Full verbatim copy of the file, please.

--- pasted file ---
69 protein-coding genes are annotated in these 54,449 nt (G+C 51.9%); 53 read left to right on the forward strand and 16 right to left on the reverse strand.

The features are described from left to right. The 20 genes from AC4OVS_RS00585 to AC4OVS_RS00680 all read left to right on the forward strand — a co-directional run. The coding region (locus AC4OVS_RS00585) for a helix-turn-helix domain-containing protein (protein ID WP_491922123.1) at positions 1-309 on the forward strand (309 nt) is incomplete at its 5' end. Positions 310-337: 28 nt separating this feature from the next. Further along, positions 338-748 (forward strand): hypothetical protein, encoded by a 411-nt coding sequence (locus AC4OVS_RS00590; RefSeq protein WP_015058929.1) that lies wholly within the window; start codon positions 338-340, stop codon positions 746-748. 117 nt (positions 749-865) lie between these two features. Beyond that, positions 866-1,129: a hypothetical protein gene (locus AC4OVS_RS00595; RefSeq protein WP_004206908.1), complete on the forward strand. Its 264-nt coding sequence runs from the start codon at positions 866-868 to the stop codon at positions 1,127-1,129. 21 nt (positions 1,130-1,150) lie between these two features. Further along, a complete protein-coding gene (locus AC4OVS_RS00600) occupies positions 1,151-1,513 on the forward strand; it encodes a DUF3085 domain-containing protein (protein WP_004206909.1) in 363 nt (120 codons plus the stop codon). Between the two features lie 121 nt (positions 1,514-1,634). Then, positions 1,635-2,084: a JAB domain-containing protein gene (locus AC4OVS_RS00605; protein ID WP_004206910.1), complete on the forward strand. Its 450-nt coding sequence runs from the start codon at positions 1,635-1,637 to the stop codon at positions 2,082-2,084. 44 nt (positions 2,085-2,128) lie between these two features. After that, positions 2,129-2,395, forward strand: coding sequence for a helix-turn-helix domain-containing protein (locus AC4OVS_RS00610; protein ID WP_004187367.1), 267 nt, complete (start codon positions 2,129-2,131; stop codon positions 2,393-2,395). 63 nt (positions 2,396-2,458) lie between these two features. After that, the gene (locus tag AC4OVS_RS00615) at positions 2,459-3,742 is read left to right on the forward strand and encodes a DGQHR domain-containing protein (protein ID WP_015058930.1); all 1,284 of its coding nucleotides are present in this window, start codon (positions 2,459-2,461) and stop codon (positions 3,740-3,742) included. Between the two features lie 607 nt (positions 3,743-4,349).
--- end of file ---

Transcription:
69 protein-coding genes are annotated in these 54,449 nt (G+C 51.9%); 53 read left to right on the forward strand and 16 right to left on the reverse strand.

The features are described from left to right. The 20 genes from AC4OVS_RS00585 to AC4OVS_RS00680 all read left to right on the forward strand — a co-directional run. The coding region (locus AC4OVS_RS00585) for a helix-turn-helix domain-containing protein (protein ID WP_491922123.1) at positions 1-309 on the forward strand (309 nt) is incomplete at its 5' end. Positions 310-337: 28 nt separating this feature from the next. Further along, positions 338-748 (forward strand): hypothetical protein, encoded by a 411-nt coding sequence (locus AC4OVS_RS00590; RefSeq protein WP_015058929.1) that lies wholly within the window; start codon positions 338-340, stop codon positions 746-748. 117 nt (positions 749-865) lie between these two features. Beyond that, positions 866-1,129: a hypothetical protein gene (locus AC4OVS_RS00595; RefSeq protein WP_004206908.1), complete on the forward strand. Its 264-nt coding sequence runs from the start codon at positions 866-868 to the stop codon at positions 1,127-1,129. 21 nt (positions 1,130-1,150) lie between these two features. Further along, a complete protein-coding gene (locus AC4OVS_RS00600) occupies positions 1,151-1,513 on the forward strand; it encodes a DUF3085 domain-containing protein (protein WP_004206909.1) in 363 nt (120 codons plus the stop codon). Between the two features lie 121 nt (positions 1,514-1,634). Then, positions 1,635-2,084: a JAB domain-containing protein gene (locus AC4OVS_RS00605; protein ID WP_004206910.1), complete on the forward strand. Its 450-nt coding sequence runs from the start codon at positions 1,635-1,637 to the stop codon at positions 2,082-2,084. 44 nt (positions 2,085-2,128) lie between these two features. After that, positions 2,129-2,395, forward strand: coding sequence for a helix-turn-helix domain-containing protein (locus AC4OVS_RS00610; protein ID WP_004187367.1), 267 nt, complete (start codon positions 2,129-2,131; stop codon positions 2,393-2,395). 63 nt (positions 2,396-2,458) lie between these two features. After that, the gene (locus tag AC4OVS_RS00615) at positions 2,459-3,742 is read left to right on the forward strand and encodes a DGQHR domain-containing protein (protein ID WP_015058930.1); all 1,284 of its coding nucleotides are present in this window, start codon (positions 2,459-2,461) and stop codon (positions 3,740-3,742) included. Between the two features lie 607 nt (positions 3,743-4,349).